The median annual salary of a charity chief executive has decreased by 3.1 per cent, from £60,000 to £58,139, according to data from the Acevo Pay Survey 2012.
Acevo and Attenti quizzed 576 chief executives on their pay and bonuses and found 51 per cent of all charities chief executives saw their pay freeze or fall in 2012. Of those who did have pay rises, 65 per cent saw their pay rise in line with inflation only (a 0 per cent rise in real terms).
Collectively the gender gap in chief executive pay has reduced - the median salary of a male chief executive is £62,000, compared to £54,500 for female chief executives – a £7,500 difference or 12.1 per cent. In 2011, this difference was £10,100 (or 15.9 per cent).
However, when charities were divided by size, the survey found the median pay of male chief executives at charities with incomes over £5m is £90,000, whereas for female chief executives it is £80,000 – a £10,000 difference.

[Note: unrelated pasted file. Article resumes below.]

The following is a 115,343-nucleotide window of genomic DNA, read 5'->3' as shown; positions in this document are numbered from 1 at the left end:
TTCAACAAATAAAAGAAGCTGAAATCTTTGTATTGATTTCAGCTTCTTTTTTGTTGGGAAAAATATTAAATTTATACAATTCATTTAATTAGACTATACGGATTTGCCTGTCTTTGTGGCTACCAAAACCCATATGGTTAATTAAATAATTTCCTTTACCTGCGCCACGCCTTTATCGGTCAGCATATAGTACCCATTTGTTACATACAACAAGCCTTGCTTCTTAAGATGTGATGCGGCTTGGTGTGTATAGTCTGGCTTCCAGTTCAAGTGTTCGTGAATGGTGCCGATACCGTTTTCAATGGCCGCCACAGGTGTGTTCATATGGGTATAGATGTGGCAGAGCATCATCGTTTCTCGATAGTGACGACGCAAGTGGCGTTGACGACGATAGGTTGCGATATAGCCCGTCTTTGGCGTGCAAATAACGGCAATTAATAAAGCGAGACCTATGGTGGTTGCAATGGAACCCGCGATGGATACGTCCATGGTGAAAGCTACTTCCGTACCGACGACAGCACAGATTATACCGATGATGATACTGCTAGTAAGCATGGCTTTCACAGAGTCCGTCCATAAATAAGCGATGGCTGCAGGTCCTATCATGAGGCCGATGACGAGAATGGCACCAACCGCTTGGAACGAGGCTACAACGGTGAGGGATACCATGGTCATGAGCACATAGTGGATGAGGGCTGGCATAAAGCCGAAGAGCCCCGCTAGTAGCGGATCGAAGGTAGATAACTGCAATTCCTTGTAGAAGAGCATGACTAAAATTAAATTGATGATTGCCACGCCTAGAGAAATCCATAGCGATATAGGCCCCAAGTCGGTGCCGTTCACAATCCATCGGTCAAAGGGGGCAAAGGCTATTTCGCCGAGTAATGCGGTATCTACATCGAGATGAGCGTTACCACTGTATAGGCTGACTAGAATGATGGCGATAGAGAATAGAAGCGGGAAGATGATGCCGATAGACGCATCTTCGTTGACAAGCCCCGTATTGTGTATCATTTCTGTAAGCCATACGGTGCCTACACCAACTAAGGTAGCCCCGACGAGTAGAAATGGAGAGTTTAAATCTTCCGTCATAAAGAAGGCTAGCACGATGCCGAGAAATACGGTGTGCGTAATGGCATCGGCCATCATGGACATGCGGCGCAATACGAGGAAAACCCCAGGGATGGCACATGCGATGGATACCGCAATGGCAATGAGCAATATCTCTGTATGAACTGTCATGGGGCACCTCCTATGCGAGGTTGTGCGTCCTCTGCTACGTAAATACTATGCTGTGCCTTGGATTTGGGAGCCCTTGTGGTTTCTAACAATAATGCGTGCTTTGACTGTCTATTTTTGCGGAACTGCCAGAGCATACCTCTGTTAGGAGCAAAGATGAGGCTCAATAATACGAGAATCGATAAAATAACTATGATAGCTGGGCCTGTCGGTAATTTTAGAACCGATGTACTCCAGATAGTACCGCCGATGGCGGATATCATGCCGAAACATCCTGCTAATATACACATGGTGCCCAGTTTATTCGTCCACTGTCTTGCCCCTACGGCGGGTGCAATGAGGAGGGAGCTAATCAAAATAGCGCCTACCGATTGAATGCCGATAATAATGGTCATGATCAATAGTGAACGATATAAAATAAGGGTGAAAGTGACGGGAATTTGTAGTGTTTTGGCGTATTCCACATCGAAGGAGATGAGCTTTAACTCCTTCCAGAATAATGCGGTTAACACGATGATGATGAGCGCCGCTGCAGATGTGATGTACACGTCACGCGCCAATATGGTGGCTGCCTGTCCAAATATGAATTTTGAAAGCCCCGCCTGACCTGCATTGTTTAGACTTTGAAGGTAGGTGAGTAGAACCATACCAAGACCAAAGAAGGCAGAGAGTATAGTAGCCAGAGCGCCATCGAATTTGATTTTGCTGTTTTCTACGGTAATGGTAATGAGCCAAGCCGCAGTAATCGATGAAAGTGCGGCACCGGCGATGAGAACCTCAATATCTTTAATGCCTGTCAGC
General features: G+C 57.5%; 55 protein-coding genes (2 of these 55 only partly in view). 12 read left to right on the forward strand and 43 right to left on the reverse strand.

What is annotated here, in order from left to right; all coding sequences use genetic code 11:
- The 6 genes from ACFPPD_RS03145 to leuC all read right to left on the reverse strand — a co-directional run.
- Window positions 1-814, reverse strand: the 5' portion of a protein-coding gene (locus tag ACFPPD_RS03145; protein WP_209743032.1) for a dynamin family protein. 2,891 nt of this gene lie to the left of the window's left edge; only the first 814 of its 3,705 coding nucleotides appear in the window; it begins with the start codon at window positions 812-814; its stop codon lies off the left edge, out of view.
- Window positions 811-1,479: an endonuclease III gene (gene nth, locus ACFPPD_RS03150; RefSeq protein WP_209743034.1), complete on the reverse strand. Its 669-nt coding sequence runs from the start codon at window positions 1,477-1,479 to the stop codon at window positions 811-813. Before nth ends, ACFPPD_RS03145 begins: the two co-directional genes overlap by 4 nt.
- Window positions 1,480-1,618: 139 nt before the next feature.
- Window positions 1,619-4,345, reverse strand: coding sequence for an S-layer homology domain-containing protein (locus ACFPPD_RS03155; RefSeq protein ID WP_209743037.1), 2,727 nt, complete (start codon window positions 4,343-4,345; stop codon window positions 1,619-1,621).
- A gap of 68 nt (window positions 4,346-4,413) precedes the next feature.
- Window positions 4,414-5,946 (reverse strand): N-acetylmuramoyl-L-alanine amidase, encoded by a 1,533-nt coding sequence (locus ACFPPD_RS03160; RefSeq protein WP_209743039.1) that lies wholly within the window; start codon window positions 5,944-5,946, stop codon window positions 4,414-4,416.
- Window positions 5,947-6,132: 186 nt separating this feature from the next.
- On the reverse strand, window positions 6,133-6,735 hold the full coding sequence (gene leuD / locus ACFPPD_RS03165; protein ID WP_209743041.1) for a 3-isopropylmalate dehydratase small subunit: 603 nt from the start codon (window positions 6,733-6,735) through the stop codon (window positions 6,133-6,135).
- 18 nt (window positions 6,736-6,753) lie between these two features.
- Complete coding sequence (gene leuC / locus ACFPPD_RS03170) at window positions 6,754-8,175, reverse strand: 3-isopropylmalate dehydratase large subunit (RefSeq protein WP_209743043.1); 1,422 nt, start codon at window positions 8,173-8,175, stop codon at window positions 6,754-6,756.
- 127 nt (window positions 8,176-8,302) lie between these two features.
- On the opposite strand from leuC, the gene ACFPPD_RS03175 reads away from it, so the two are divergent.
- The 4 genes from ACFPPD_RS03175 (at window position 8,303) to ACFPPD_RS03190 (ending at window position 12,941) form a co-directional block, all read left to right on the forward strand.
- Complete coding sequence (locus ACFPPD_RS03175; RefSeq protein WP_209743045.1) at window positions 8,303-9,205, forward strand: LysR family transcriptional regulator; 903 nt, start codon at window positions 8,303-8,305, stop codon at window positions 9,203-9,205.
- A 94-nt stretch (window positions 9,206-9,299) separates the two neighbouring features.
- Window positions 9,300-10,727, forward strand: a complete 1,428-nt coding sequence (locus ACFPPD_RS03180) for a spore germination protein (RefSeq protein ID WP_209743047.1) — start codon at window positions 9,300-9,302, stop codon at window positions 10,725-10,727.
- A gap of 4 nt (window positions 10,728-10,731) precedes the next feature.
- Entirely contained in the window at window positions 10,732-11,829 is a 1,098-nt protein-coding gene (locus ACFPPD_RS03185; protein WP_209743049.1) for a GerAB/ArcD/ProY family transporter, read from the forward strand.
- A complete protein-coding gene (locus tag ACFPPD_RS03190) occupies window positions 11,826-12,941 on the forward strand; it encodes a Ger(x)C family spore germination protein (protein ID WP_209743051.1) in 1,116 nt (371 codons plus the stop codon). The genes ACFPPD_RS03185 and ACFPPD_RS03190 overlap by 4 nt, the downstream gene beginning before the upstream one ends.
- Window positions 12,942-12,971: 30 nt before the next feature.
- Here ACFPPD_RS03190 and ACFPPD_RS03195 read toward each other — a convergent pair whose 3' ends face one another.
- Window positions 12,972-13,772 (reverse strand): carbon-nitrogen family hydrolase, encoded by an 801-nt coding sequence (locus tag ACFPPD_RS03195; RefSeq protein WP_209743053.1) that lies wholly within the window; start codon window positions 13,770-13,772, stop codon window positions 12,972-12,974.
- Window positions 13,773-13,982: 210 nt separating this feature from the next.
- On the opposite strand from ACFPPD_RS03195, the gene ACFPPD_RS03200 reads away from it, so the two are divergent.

By contrast, at small charities the median salary is £42,050 for men and £42,558 for women; at medium-sized charities the median pay is £63,000 for men and £61,247 for
While CEOs of organisations of annual incomes under £5m are equally divided between men and women, those with incomes of £5m and above are twice as likely to be men.
Commenting on the results, Sir Stephen Bubb, chief executive of Acevo, said: “This year’s Pay Survey results show that voluntary sector leaders are reacting responsibly to the financial problems of the sector by exercising pay restraint.
"A majority of CEOs have taken a real-terms pay cut which demonstrates their commitment to adapting to changing circumstances. However, there is still work to do on improving diversity. We must make sure we maintain the diversity of our sector as it adapts to new challenges.”